17. Cameron Erving, C, Florida State, Sr.
Florida State offensive line coach Rick Trickett, who has coached two Rimington Award winners for the nation’s best center, raves about Erving at the position. His move from left tackle, where he was an All-ACC performer, enabled FSU to have its best OL group of the year with freshman Rod Johnson at left tackle.
18. Hroniss Grasu, C, Oregon, Sr.
It wouldn’t be Oregon if the Ducks didn’t have a lingering offensive line concern entering the playoff. Grasu is one of the best centers in the country when healthy, but he missed the final three games of the regular season with a leg injury.
19. DeForest Buckner, DE, Oregon, Jr.
Buckner is the bulk for a team that is unfairly labeled as a finesse squad. The 6-7, 290-pound Hawaiian leads the Ducks’ defensive line with 12 tackles for a loss and four sacks.
20. Tre Jackson, OG, Florida State, Sr.
Jackson earned unanimous All-America honors in 2014. He has led a revival of the Florida State run game, highlighted by a 1,000-yard rusher in 2013, FSU’s first since 1996, and potentially a second in 2014.
21. Jalin Marshall, AP, Ohio State, Fr.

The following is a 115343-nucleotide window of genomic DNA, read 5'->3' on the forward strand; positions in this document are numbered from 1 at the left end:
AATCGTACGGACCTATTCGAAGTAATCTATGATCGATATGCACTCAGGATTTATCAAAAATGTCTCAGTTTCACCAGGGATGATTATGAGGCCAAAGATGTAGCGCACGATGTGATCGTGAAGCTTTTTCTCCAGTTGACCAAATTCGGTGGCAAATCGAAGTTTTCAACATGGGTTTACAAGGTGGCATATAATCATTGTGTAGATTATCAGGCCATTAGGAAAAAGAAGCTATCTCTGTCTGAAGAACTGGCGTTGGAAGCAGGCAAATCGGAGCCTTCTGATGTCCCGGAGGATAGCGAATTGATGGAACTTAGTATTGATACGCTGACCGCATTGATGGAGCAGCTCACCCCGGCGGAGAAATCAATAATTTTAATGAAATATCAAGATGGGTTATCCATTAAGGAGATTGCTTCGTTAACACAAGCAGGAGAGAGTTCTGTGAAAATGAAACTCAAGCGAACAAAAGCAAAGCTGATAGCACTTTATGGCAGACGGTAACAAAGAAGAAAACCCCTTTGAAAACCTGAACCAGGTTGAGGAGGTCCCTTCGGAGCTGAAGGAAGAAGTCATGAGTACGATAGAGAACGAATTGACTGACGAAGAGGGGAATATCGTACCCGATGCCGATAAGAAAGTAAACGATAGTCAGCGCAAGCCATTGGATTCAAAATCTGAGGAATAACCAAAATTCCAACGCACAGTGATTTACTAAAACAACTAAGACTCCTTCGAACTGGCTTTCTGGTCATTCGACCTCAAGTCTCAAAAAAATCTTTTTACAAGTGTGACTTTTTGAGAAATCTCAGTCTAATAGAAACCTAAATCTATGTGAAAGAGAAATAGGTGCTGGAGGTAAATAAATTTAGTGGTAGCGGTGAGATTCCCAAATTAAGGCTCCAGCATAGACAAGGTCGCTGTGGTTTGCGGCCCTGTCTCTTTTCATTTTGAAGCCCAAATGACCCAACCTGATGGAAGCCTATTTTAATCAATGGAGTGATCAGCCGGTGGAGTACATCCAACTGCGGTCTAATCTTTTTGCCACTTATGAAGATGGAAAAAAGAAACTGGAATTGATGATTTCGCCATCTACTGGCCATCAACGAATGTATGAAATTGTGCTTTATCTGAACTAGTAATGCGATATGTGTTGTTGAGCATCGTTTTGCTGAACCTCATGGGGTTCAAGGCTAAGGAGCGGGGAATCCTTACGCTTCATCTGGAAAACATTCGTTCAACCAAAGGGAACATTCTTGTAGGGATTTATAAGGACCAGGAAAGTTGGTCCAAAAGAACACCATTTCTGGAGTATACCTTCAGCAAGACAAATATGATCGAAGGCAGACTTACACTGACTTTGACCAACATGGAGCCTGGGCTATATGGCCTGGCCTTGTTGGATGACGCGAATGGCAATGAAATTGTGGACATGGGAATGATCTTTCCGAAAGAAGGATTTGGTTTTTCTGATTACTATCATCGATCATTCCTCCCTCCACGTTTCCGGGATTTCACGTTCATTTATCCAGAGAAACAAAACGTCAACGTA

Ohio State will need to make big plays out in space and possibly on special teams. Marshall can make things happen from anywhere on the field and must be a big-play threat for OSU. He surged over the final month and needs to continue his excellent play.
22. Vonn Bell, S, Ohio State, So.
The talented big-play defensive back will have his eye on Amari Cooper the entire game. He won't be in many man-to-man situations with No. 9 but Bell will be asked to help early and often.
23. Landon Collins, S, Alabama, Jr.
Collins is likely to be the most explosive defensive player on the field for either team and maybe the best tackler of the bunch. He must intimidate in the passing game and fill holes against the run.
24. P.J. Williams, CB, Florida State, Jr.